By Ernst Wilhelm Hengstenberg.
Volume 21 of Clark's foreign theological library.
T. & T. Clark, 1869.
Here suddenly the view becomes wider and freer. It enters into the Messianic times. From the restored temple at length salvation goes forth for the whole world: this is the naked thought. We shall have to regard as the Mediator of this salvation the exalted descendant of David, who, according to ch. xvii. 23, grows from a feeble sapling to a glorious cedar under which all fowls dwell: to the fowls of every wing there, correspond here the fish of every kind (ver. 10). In harmony with our prophecy the salvation here announced took its beginning at the time of the second temple, and flowed thence, where Jesus had the chief seat of His activity (comp. on John vii. 3, 4), over the nations of the earth.
The relations of the New Testament to our section are very rich and manifold. In reference to it the Lord in Matt. iv. 18, 19 says to Peter and Andrew, "I will make you fishers of men." On it rests the miraculous draught of fishes by Peter at the beginning of the ministry of Jesus (Luke v.), and also the draught after the resurrection in John xxi. Jesus designedly embodies, at the commencement and the close, the contents of our prophecy in a symbolic act. No less allusive to our prophecy is the parable of the net, which gathered of every kind, in Matt. xiii. 47. Finally, in Rev. xxii. 1, 2 is announced the last and most glorious fulfilment of our prophecy. Our section is the only one in the whole cycle of ch. xl.-xlviii., the fulfilment of which is represented in the New Testament as belonging to the time of Christ. It should have set aside the old application of the whole prophecy concerning the new temple to the Christian church, that the New Testament affords no support for this interpretation. On this side of the Apocalypse the references are limited to ch. xlvii. 1-12; all the rest is ignored, which would be inconceivable if it referred to the times of the New Testament. But the new Jerusalem in the Apocalypse, far from establishing the interpretation of the whole prophecy by the Christian church, stands to the restored Jerusalem of Ezekiel in an antithetic relation. In Ezekiel all is earthly; there all is above the earthly. The measures are quite different. In Ezekiel the whole city has the moderate circuit of about a mile and a half (about 7 Eng.), which agrees with its extent after the exile. On the contrary, in Rev. xxi. 16 the city is 12,000 stadia long, broad, and high. It measures on every side 300 geographical miles (above 1200 Eng.). In the Apocalypse all is of gold, precious stones, and pearls, while here the most moderate relations are presented. The temple that forms here the absolute centre is wanting altogether in the Apocalypse.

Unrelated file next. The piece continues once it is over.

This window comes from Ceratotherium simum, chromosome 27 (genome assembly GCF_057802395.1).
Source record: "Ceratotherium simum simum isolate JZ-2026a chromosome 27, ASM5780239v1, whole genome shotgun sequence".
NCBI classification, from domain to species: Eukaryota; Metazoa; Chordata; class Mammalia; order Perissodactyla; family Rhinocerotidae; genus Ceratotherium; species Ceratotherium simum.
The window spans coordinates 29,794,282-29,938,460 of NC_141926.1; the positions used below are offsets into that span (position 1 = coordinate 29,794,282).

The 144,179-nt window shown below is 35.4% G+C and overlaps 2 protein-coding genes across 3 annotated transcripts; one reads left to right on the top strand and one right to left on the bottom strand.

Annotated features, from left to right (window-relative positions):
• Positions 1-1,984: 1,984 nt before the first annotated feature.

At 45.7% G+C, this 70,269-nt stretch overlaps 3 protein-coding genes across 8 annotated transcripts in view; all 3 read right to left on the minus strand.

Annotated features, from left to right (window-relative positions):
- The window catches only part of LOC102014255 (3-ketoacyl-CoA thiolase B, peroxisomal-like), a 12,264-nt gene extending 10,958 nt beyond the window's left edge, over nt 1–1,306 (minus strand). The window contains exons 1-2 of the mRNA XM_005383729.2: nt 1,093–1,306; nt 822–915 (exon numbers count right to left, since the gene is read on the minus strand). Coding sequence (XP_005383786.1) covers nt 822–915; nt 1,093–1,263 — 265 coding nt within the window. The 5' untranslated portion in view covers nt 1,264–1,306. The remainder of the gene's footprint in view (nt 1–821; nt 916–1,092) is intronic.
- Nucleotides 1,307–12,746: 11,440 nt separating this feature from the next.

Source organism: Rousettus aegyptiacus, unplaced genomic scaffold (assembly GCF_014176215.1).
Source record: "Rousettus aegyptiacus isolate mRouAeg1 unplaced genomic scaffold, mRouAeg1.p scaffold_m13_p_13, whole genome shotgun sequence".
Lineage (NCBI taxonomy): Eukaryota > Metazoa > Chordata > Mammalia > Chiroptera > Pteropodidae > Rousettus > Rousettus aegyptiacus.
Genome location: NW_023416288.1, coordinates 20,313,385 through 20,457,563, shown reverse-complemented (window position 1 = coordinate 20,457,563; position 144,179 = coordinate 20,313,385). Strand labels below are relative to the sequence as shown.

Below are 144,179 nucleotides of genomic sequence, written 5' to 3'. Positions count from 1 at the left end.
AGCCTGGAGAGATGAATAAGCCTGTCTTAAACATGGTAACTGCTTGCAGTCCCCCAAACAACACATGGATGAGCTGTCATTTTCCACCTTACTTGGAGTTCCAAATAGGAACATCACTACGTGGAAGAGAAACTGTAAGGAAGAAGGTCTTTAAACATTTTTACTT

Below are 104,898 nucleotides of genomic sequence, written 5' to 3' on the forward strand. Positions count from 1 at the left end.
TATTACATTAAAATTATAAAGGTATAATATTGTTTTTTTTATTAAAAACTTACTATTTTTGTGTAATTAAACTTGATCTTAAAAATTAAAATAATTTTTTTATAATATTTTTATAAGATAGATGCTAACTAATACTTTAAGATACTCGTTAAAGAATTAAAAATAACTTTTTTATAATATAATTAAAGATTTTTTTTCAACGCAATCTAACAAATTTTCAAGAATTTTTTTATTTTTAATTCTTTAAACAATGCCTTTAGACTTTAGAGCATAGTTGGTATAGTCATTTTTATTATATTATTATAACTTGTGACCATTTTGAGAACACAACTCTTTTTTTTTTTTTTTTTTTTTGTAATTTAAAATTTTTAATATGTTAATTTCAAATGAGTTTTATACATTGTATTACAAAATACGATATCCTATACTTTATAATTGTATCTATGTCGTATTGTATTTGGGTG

It is not otherwise with the closing prophecy of Ezekiel than in the prophecy in the first book of Moses. There the announcement concerning the blessing coming upon all the families of the earth through Abraham, and of the Shiloh, to whom the people cleave (Gen. xlix. 10), only penetrates into the Messianic region. Irrespective of this, the prophetic announcement--as Gen. xii. 1-3, and particularly the blessing of Jacob in Gen. xlix., clearly show--refers to the deliverance of the nearer future, to the people springing from the descendants of the patriarchs, the release from the land of pilgrimage, the possession of Canaan. So, in Ezekiel, the lower but nearer deliverance preeminently draws his attention to itself, as indeed is the case in all other prophets; as, for ex., Habakkuk opposes to the Chaldean catastrophe first the release from the Chaldean bondage. Such a course is evidently wise and natural. The plain, obvious matter of fact could only be mistaken in a time when the mind was not alive to historical apprehension. It is an anachronism to attempt to revive such an interpretation. We certainly need not therefore mistake the fact, that in a certain sense the whole description of the new temple bears a Messianic character. The restoration of the temple here announced is not exhausted by the immediate fulfilment. It assures us that even in the church of Christ life will ever issue from death. But there it stops: ch. xlvii. 1-12 alone is directly and exclusively Messianic.